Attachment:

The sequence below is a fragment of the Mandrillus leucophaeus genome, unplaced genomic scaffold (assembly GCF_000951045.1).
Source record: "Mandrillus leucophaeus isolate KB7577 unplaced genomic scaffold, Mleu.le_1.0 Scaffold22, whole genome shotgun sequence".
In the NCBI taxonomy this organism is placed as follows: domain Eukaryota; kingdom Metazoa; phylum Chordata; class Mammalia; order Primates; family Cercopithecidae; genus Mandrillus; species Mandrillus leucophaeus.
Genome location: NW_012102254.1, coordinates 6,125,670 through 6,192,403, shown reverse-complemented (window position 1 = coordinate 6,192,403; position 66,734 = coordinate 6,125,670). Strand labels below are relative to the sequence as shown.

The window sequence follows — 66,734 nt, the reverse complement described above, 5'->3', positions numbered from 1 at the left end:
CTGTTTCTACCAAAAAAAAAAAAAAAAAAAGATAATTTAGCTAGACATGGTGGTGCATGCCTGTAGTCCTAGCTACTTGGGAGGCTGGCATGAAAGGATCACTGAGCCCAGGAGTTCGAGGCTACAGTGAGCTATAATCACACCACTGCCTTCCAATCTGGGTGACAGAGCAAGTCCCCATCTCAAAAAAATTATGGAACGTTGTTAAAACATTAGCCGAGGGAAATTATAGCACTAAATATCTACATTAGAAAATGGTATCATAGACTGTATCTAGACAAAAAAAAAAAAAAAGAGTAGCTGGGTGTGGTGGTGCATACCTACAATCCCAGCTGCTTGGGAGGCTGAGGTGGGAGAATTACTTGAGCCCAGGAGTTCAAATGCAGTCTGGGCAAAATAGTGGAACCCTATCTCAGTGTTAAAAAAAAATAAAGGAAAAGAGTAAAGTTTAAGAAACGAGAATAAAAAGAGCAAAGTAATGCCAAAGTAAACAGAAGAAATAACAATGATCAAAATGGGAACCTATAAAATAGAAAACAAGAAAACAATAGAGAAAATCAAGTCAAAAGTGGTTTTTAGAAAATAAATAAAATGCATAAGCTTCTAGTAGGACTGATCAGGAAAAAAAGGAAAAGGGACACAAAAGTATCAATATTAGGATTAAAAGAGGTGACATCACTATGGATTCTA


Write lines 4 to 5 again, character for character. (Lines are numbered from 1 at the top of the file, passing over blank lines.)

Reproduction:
Genome location: NW_012102254.1, coordinates 6,125,670 through 6,192,403, shown reverse-complemented (window position 1 = coordinate 6,192,403; position 66,734 = coordinate 6,125,670). Strand labels below are relative to the sequence as shown.

The window sequence follows — 66,734 nt, the reverse complement described above, 5'->3', positions numbered from 1 at the left end: